Game Research

Blog by the game research group

Paper: Patreon and Porn Games: Crowdfunding Games, Reward Categories and Backstage Passes

Petri Lankoski & Mikolaj Dymek

In DiGRA 2020 conference proceedings: http://www.digra.org/digital-library/publications/patreon-and-porn-games-crowdfunding-games-reward-categories-and-backstage-passes/

Abstract

Patreon is a crowdfunding platform where pornographic games are funded; even the most successful game developer in terms of the number of members is developing a pornographic game. We looked at 42 developers and their Patreon pages in order to examine the effects of the Patreon crowdfunding model on videogame development. Especially we studied membership rewards. As a result, developers were not only selling the game, but rewards we much about Community, Influence, and Recognition. Regulating Content Access is used regularly but often the latest version of the game is made available to everybody, just later to the members funding the development. We propose that certain rewards are similar to backstage passes in the music business and suggest that Patron pornographic games funding deviates from the crowdfunding model is not following mainly product-oriented commodity logic but a more community-oriented concept.

Keywords: Patreon, pornography, porgraphic games, crowdfunding, rewards

UX of AI in games workshop at FDG2019

We are organizing another AI & Games focussed workshop at this year’s Foundations of Digital Games conference:
2019 Workshop on User Experience of Artificial Intelligence in Games @ FDG

How do players experience Artificial Intelligence (AI) in games? How do they feel about the AI, and how is what the AI does communicated to the player? Is there interaction with the AI, and if so, who takes the lead? Is this a social experience, a believable one? Is the AI creative, or at least perceived as such? And finally, is the AI making the game experience better?

AIs fill many roles in games, from companions to antagonists, from storytellers to architects and game testers. With all the recent focus and technical advances in AI this is likely to increase, and the recent popularity of artificial intelligence is moving AIs to the foreground of games. This raises many questions — and in this workshop, we want to look at those surrounding the player’s user experience with artificial intelligence in its many forms.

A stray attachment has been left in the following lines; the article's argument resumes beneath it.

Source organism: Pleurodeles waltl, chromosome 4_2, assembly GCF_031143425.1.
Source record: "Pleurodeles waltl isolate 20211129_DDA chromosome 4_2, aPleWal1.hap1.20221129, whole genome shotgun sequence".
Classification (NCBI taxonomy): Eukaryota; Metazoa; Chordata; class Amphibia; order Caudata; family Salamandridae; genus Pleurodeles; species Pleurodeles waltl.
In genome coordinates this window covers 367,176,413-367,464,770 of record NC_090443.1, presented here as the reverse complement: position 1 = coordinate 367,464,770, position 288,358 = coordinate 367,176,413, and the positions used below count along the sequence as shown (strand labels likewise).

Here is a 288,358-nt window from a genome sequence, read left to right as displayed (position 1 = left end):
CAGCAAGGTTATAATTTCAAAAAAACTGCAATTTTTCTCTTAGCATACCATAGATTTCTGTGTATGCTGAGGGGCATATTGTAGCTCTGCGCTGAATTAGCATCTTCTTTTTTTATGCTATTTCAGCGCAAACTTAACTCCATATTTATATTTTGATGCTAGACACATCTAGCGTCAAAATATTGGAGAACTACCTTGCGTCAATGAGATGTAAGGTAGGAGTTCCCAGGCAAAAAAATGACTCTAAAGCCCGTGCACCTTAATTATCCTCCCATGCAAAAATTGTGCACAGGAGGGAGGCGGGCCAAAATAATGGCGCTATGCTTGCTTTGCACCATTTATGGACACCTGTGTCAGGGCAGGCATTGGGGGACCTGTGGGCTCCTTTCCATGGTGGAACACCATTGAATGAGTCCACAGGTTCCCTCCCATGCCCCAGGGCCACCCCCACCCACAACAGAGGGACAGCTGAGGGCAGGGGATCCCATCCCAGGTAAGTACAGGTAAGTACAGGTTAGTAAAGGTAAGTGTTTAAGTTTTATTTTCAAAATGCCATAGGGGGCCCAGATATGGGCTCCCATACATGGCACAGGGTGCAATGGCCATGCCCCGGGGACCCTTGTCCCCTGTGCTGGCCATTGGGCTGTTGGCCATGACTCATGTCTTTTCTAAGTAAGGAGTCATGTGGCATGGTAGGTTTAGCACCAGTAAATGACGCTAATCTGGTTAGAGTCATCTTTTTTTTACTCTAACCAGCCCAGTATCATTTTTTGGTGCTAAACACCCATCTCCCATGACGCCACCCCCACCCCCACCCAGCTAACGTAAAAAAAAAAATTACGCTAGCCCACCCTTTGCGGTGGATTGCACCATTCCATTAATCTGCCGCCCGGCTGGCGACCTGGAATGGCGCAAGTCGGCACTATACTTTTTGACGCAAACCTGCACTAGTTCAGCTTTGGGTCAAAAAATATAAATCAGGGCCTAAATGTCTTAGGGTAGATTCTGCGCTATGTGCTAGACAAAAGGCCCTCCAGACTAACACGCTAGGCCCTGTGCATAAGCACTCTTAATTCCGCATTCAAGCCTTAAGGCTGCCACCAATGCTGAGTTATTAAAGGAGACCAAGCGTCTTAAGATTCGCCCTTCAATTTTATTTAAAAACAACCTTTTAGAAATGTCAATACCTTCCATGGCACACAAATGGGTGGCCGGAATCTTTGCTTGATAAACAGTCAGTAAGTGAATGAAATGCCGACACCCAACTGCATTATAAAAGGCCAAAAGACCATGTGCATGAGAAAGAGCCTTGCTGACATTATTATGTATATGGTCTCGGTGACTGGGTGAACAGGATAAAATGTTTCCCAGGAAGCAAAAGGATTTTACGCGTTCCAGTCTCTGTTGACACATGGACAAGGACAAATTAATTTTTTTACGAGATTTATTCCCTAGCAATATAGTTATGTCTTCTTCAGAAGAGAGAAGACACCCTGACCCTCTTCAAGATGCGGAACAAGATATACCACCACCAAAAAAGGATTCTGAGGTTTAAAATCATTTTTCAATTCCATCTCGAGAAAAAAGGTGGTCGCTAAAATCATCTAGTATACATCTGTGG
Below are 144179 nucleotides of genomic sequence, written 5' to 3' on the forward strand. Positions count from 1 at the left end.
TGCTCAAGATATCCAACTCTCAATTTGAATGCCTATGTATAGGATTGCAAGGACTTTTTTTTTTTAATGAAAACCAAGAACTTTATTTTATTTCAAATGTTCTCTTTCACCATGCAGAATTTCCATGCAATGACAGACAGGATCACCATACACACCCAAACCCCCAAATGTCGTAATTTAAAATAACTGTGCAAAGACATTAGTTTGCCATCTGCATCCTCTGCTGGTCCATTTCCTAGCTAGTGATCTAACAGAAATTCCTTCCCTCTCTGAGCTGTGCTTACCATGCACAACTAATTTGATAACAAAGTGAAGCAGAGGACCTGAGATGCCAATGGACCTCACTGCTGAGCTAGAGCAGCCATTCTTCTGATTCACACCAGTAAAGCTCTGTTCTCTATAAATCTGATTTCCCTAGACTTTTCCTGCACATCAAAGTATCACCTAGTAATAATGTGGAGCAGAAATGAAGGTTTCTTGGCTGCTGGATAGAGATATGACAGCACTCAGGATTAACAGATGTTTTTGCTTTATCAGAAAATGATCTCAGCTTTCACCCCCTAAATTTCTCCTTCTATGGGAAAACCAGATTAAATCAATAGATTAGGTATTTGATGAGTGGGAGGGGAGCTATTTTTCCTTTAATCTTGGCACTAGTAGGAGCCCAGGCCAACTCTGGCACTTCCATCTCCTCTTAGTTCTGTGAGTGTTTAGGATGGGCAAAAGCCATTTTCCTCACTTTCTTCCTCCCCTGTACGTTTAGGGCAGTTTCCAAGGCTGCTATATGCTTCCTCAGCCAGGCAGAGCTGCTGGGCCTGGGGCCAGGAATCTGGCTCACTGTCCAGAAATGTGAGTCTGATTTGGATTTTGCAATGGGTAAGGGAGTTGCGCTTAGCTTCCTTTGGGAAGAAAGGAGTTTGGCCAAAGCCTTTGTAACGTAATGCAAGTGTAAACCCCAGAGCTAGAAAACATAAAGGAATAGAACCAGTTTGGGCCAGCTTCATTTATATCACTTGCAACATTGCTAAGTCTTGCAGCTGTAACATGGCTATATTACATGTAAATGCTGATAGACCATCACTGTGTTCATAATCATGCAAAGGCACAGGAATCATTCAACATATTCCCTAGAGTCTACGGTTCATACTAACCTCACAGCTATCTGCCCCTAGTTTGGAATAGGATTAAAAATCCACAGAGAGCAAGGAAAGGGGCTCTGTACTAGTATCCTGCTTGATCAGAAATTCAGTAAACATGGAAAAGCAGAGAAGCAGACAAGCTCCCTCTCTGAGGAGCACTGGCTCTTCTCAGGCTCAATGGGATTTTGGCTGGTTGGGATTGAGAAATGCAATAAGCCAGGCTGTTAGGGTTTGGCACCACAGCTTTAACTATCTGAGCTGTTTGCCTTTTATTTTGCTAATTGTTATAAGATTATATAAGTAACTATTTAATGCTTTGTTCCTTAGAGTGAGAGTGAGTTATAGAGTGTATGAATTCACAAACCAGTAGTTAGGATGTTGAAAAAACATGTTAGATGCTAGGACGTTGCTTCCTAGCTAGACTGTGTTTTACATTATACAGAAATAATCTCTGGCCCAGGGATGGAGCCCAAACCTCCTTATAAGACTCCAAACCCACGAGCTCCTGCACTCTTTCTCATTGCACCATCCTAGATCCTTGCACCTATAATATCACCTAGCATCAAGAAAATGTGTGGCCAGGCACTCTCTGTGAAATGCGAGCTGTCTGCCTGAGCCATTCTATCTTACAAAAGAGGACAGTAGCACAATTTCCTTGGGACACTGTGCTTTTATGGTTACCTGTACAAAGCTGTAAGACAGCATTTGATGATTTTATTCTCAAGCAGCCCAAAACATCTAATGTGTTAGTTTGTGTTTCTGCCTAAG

The 2019 Workshop on User Experience and Artificial Intelligence encompasses the intersection between UX and AI as it manifests in games. We wish to act as a point of interaction between researchers specialized within these fields, in the hope that this will help facilitate research that allows for the creation of more interesting and robust AI-based game experiences.

This workshop aims to build a community centered on this by putting forward demonstrations of work in the integration of these two areas, as well as models and theories that can be used to create understanding where the areas intersect. We especially welcome demonstrations of work in progress or work showcasing new ideas. We are interested in realized prototypes, demons and applications — especially designed created to explore hypotheses. We are also open to philosophical and humanities-based approaches and provocative ideas.

The workshop is co-located and organized with the 2019 Foundations of Digital Games (FDG) conference in San Luis Obispo, California, USA (August 26-30, 2019).

Here is the full CFP:
Call for Papers to the 2019 Workshop on User Experience of Artificial Intelligence in Games @ FDG

Best Full Paper Award at ICIDS 2018

Re-Tellings: The Fourth Layer of Narrative as an Instrument for Critique by Mirjam Palosaari Eladhari was awarded the Best Full Paper Award at the 11th International Conference on Interactive Digital Storytelling, ICIDS 2018, Dublin, Ireland, December 5–8, 2018.

Abstract:

The fourth layer of narrative in Interactive Narrative Systems (INS), such as games, is the players’ re-tellings of the stories they have experienced when playing. The occurrence of re-tellings can be considered as an indicator for a well designed INS and as an instrument of critique – the experiences of play are important and memorable to such a degree to the players that they find them worthy to tell others about. The notion of the fourth layer is added to the structural model of IN Systems having (1) a base architectural layer giving conditions for a (2) second layer of narrative design, while a (3) third layer is the narrative discourse – eg. the unique, session-specific played or traversed sequences of events. In relation to this, the Story Construction model is described.

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